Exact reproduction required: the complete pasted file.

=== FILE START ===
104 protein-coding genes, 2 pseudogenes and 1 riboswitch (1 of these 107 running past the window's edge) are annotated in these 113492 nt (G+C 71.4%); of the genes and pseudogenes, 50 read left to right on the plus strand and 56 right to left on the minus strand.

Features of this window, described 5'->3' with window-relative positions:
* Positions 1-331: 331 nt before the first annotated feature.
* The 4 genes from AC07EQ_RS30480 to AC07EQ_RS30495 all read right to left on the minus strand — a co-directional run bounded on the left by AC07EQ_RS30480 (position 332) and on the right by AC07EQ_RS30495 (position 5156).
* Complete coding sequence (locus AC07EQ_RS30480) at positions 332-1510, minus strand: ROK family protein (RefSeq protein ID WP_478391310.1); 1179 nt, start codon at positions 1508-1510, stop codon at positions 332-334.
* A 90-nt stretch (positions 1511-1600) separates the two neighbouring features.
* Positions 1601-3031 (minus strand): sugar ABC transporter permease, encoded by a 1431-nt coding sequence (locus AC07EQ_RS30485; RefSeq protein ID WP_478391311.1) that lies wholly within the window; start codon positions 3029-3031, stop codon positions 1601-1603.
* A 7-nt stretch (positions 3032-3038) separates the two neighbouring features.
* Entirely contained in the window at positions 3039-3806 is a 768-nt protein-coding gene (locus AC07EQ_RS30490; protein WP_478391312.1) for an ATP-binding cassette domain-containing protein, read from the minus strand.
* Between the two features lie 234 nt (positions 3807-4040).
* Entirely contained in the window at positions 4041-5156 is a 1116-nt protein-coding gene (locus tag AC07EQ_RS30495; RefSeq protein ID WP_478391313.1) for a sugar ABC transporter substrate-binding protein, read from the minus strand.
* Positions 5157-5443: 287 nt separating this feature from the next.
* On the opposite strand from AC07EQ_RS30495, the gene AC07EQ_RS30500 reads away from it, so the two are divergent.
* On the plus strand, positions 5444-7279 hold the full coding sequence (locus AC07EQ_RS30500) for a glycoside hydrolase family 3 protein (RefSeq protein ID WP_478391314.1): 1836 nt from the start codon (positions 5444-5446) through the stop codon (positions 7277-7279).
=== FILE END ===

104 protein-coding genes, 2 pseudogenes and 1 riboswitch (1 of these 107 running past the window's edge) are annotated in these 113492 nt (G+C 71.4%); of the genes and pseudogenes, 50 read left to right on the plus strand and 56 right to left on the minus strand.

Features of this window, described 5'->3' with window-relative positions:
* Positions 1-331: 331 nt before the first annotated feature.
* The 4 genes from AC07EQ_RS30480 to AC07EQ_RS30495 all read right to left on the minus strand — a co-directional run bounded on the left by AC07EQ_RS30480 (position 332) and on the right by AC07EQ_RS30495 (position 5156).
* Complete coding sequence (locus AC07EQ_RS30480) at positions 332-1510, minus strand: ROK family protein (RefSeq protein ID WP_478391310.1); 1179 nt, start codon at positions 1508-1510, stop codon at positions 332-334.
* A 90-nt stretch (positions 1511-1600) separates the two neighbouring features.
* Positions 1601-3031 (minus strand): sugar ABC transporter permease, encoded by a 1431-nt coding sequence (locus AC07EQ_RS30485; RefSeq protein ID WP_478391311.1) that lies wholly within the window; start codon positions 3029-3031, stop codon positions 1601-1603.
* A 7-nt stretch (positions 3032-3038) separates the two neighbouring features.
* Entirely contained in the window at positions 3039-3806 is a 768-nt protein-coding gene (locus AC07EQ_RS30490; protein WP_478391312.1) for an ATP-binding cassette domain-containing protein, read from the minus strand.
* Between the two features lie 234 nt (positions 3807-4040).
* Entirely contained in the window at positions 4041-5156 is a 1116-nt protein-coding gene (locus tag AC07EQ_RS30495; RefSeq protein ID WP_478391313.1) for a sugar ABC transporter substrate-binding protein, read from the minus strand.
* Positions 5157-5443: 287 nt separating this feature from the next.
* On the opposite strand from AC07EQ_RS30495, the gene AC07EQ_RS30500 reads away from it, so the two are divergent.
* On the plus strand, positions 5444-7279 hold the full coding sequence (locus AC07EQ_RS30500) for a glycoside hydrolase family 3 protein (RefSeq protein ID WP_478391314.1): 1836 nt from the start codon (positions 5444-5446) through the stop codon (positions 7277-7279).